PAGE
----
Issuing High Yield Bonds
For levered companies that do not fit the investment grade bucket, there are still robust capital markets options available for debt issuance through the leveraged finance divisions of global investment banks.
As discussed in other leveraged finance posts, a large suite of buyers invest in high yield bonds ranging from pension funds, mutual funds, hedge funds, retail investors and insurance companies. If sufficient market appetite exists, a corporate can hire an investment bank with extensive relationships with these buy side accounts to raise high yield debt for a variety of reasons.
Purpose for High Yield Bond Issuance (and Leveraged Capital Markets Broadly, Including Leveraged Loans)
High Yield Bonds for General Corporate Purposes (GCP)
For a cash flow injection, working capital needs or funding for capital projects which would case a funding gap (capital expenditures will exceed operating cash flow), a high yield bond or leveraged loan can be a good way to plug the deficit until projects start to pay off.
With a maiden (virgin or new) bond or loan issue, there needs to be a lot more work marketing the credit story to investors – for example, there is good cash flow from the company right now and once the warehouse is complete debt to EBITDA (leverage) will be fairly low.
For companies with a track record of successful execution for similar projects, this becomes a much easier fundraising effort with far lower marketing efforts required from the investment bank and company executives.
Refinancing High Yield Bonds
For corporates with existing high yield bonds, once they approach maturity, they may ask their lead investment bank to start soliciting demand for a refinancing. This implies that the credit story is already known to investors and they are following the credit closely so the current yield that the bond is trading at is representative of where the company can refinance at.
If the company does have cash on hand and credit markets have deteriorated, they can choose to just redeem the bonds opportunistically.
Leveraged Buyout Financing
Private equity firms will use leverage to acquire companies in order to boost returns. Usually this will involve taking out (or assuming) existing debt of the firm and paying a premium for publicly traded companies or negotiating a price with an exit EBITDA multiple that is amenable to the current private owner of the firm.
If a company is owned by a private equity firm/financial sponsor, sometimes the sponsor will want to kick out some money in the form of a large, one time dividend. So the proceeds from the high yield bond issuance (or leveraged loan) will be used to fund this dividend.
Obviously, as this is a very equityholder friendly transaction (for the purposes of boosting the IRR opportunistically), potential credit investors will have to make sure they are comfortable with the new leverage after the distributions to the financial sponsor.
Private equity firms are generally financially savvy and usually do not NEED to issue debt just to fund a dividend, so they can afford to wait until there is appetite for the credit before issuing debt.
Financial sponsors can also do repeated dividend recaps on companies that they previously did a leveraged buyout of – basically just doing the LBO repeatedly after paying down the debt. Great!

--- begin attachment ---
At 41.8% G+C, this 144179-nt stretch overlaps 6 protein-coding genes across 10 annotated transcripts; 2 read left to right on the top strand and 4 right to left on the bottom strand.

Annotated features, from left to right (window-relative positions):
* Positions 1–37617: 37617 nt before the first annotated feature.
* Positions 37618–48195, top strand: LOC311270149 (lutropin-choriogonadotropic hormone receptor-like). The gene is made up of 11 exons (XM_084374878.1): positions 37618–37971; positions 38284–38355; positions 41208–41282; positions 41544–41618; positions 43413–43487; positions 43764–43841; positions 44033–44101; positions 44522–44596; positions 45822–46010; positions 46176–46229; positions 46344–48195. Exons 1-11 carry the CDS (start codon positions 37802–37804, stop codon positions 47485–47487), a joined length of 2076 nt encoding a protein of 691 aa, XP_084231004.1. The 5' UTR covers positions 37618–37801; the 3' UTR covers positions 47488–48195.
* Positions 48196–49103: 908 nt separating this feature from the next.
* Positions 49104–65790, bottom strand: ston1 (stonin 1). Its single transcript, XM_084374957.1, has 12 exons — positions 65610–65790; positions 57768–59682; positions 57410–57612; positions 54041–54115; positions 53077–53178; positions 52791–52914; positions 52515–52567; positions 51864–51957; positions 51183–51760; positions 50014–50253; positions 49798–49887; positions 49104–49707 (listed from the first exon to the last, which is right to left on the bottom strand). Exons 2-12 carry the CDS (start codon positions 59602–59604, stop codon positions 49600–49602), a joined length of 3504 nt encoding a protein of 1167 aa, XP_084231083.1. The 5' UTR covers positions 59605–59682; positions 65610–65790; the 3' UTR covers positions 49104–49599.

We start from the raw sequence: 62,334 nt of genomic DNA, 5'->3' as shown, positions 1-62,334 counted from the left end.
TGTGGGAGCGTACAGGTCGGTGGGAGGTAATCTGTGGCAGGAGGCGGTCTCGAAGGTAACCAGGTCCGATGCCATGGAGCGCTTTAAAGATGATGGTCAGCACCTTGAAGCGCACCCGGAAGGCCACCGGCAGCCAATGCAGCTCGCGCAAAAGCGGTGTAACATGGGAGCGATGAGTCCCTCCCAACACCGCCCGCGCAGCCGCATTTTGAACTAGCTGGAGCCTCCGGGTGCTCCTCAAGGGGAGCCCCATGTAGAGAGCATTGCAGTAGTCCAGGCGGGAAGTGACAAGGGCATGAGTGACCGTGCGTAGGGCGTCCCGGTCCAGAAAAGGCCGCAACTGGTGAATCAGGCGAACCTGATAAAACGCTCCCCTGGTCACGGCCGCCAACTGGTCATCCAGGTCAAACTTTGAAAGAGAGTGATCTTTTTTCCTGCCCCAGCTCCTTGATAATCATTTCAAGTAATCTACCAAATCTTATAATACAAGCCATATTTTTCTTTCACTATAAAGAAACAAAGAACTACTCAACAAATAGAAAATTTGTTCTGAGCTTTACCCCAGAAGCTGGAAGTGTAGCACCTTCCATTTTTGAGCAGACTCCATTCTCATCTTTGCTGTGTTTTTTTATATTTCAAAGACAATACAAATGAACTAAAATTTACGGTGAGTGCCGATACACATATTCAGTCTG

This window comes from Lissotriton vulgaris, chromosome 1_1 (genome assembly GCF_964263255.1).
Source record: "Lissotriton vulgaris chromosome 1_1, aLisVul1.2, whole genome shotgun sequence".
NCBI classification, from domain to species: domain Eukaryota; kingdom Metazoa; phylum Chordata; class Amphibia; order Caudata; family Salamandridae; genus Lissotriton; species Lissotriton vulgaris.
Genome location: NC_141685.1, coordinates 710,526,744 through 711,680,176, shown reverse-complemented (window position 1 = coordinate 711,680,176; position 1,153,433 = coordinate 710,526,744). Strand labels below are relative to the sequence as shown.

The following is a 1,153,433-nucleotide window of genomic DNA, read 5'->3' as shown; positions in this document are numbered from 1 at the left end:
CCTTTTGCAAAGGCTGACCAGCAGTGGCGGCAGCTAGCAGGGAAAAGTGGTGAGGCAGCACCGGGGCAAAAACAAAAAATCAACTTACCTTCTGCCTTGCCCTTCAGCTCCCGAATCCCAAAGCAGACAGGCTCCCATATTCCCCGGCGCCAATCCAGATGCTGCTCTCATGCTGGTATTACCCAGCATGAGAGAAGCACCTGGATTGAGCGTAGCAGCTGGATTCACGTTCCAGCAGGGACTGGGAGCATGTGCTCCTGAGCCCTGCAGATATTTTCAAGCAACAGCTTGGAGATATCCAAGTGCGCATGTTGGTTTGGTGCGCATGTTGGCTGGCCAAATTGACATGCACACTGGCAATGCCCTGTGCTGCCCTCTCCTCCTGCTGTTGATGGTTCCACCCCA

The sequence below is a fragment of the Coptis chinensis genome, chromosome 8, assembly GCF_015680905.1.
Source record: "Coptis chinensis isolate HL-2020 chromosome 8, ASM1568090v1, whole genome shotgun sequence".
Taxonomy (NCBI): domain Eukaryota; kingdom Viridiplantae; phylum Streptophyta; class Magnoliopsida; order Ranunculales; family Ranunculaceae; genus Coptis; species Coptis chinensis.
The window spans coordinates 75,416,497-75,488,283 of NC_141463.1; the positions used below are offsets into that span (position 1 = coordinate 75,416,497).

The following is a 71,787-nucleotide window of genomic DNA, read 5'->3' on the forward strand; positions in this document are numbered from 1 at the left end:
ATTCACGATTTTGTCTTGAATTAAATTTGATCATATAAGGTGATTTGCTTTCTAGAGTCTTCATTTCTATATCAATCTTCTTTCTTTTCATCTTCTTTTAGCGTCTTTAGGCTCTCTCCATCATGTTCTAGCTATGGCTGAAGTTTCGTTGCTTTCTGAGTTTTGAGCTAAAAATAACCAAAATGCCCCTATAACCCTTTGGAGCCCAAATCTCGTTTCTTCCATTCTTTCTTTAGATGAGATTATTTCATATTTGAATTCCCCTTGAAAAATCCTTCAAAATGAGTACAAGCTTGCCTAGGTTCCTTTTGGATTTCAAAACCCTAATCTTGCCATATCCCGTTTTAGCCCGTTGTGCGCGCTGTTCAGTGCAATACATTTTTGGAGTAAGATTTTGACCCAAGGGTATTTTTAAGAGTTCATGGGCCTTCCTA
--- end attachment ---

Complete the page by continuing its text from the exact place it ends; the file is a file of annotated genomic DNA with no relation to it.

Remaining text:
Leveraged Finance for Mergers & Acquisitions
High yield bonds and leveraged loans are also excellent acquisition finance vehicles. There may also be a leveraged bridge loan that is fronted by investment banks that must be taken out by high yield bonds later (a bond bridge) and within a certain time as the utilization fees on the debt tick up until they are paid down.
The catch here is that since they have to take out the debt, this debt offering will rarely be pulled even if credit markets are very bad because they have no other choice. So while with many of the other categories the cost of debt is generally acceptable (otherwise the transaction is just pushed back or killed until credit markets open), acquisition bonds can have very onerous coupons.
Choosing Between a High Yield Bond and Leveraged Loan
Leveraged loans are more flexible from a prepayment perspective and usually come with lower interest rates (that are floating versus a benchmark rate, such as LIBOR + 450 – although many corporates will elect to swap this to a fixed rate coupon and indeed because banks want certainty of cash flow they will sometimes force the corporate to swap it to fixed). There will also be some amortization factor or mandatory early repayment for leveraged loans.
However, they tend to come with exacting covenants where certain thresholds have to be routinely met (financial or maintenance covenants). Covenant-lite (cov-lite) term loans sometimes will mirror bonds instead (a bullet structure or close to bullet with very limited early amortization and weaker incurrence covenants), but the payoff has to be reflected in the form of a higher yield.
Sometimes this prepayment flexibility is key for corporates, especially ones with volatile cash flows that want to get rid of the debt early if possible – or be able to access more attractive financing if credit markets open up at a later date. However, for some corporates having looser covenants are more important so that they have breathing room to operate once the initial financing is secured. This depends on the CFO and treasurer’s philosophy.
Conversely, high yield bonds are bullet maturities but have strict non-call periods (no early repayment before the call period). Junk bonds have fixed interest payments and are usually subordinate to bank debt (but this is all in the contract or indenture – it depends from bond to bond) and accordingly have higher coupons.